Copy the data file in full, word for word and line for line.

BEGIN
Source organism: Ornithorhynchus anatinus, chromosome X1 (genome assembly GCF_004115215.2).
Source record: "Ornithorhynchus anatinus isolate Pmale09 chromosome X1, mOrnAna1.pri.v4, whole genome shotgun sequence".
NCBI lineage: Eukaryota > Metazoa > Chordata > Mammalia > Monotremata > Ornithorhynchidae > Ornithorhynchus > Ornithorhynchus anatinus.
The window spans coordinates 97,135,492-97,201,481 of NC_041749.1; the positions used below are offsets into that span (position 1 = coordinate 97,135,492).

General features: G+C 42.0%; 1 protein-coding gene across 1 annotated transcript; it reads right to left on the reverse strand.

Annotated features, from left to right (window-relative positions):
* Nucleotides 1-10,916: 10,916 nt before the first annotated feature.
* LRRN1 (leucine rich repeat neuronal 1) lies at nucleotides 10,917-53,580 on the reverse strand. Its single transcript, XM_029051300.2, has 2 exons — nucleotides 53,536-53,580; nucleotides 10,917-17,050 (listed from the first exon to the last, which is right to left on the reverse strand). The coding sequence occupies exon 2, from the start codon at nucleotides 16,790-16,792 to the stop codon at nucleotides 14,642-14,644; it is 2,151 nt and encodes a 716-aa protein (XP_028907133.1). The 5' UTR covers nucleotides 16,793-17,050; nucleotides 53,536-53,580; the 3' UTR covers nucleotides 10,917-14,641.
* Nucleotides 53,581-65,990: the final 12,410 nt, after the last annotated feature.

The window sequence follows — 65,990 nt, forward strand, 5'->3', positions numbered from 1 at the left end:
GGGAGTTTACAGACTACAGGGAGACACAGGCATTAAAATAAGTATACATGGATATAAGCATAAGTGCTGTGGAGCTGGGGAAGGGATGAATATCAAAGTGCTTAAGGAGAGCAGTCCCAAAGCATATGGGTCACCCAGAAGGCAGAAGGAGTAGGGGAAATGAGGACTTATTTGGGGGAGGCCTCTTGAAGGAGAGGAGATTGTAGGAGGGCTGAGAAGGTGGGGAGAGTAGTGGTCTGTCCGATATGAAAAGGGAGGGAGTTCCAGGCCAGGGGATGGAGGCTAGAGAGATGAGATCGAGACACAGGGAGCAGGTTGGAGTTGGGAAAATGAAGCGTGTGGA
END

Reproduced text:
Source organism: Ornithorhynchus anatinus, chromosome X1 (genome assembly GCF_004115215.2).
Source record: "Ornithorhynchus anatinus isolate Pmale09 chromosome X1, mOrnAna1.pri.v4, whole genome shotgun sequence".
NCBI lineage: Eukaryota > Metazoa > Chordata > Mammalia > Monotremata > Ornithorhynchidae > Ornithorhynchus > Ornithorhynchus anatinus.
The window spans coordinates 97,135,492-97,201,481 of NC_041749.1; the positions used below are offsets into that span (position 1 = coordinate 97,135,492).

General features: G+C 42.0%; 1 protein-coding gene across 1 annotated transcript; it reads right to left on the reverse strand.

Annotated features, from left to right (window-relative positions):
* Nucleotides 1-10,916: 10,916 nt before the first annotated feature.
* LRRN1 (leucine rich repeat neuronal 1) lies at nucleotides 10,917-53,580 on the reverse strand. Its single transcript, XM_029051300.2, has 2 exons — nucleotides 53,536-53,580; nucleotides 10,917-17,050 (listed from the first exon to the last, which is right to left on the reverse strand). The coding sequence occupies exon 2, from the start codon at nucleotides 16,790-16,792 to the stop codon at nucleotides 14,642-14,644; it is 2,151 nt and encodes a 716-aa protein (XP_028907133.1). The 5' UTR covers nucleotides 16,793-17,050; nucleotides 53,536-53,580; the 3' UTR covers nucleotides 10,917-14,641.
* Nucleotides 53,581-65,990: the final 12,410 nt, after the last annotated feature.

The window sequence follows — 65,990 nt, forward strand, 5'->3', positions numbered from 1 at the left end:
GGGAGTTTACAGACTACAGGGAGACACAGGCATTAAAATAAGTATACATGGATATAAGCATAAGTGCTGTGGAGCTGGGGAAGGGATGAATATCAAAGTGCTTAAGGAGAGCAGTCCCAAAGCATATGGGTCACCCAGAAGGCAGAAGGAGTAGGGGAAATGAGGACTTATTTGGGGGAGGCCTCTTGAAGGAGAGGAGATTGTAGGAGGGCTGAGAAGGTGGGGAGAGTAGTGGTCTGTCCGATATGAAAAGGGAGGGAGTTCCAGGCCAGGGGATGGAGGCTAGAGAGATGAGATCGAGACACAGGGAGCAGGTTGGAGTTGGGAAAATGAAGCGTGTGGA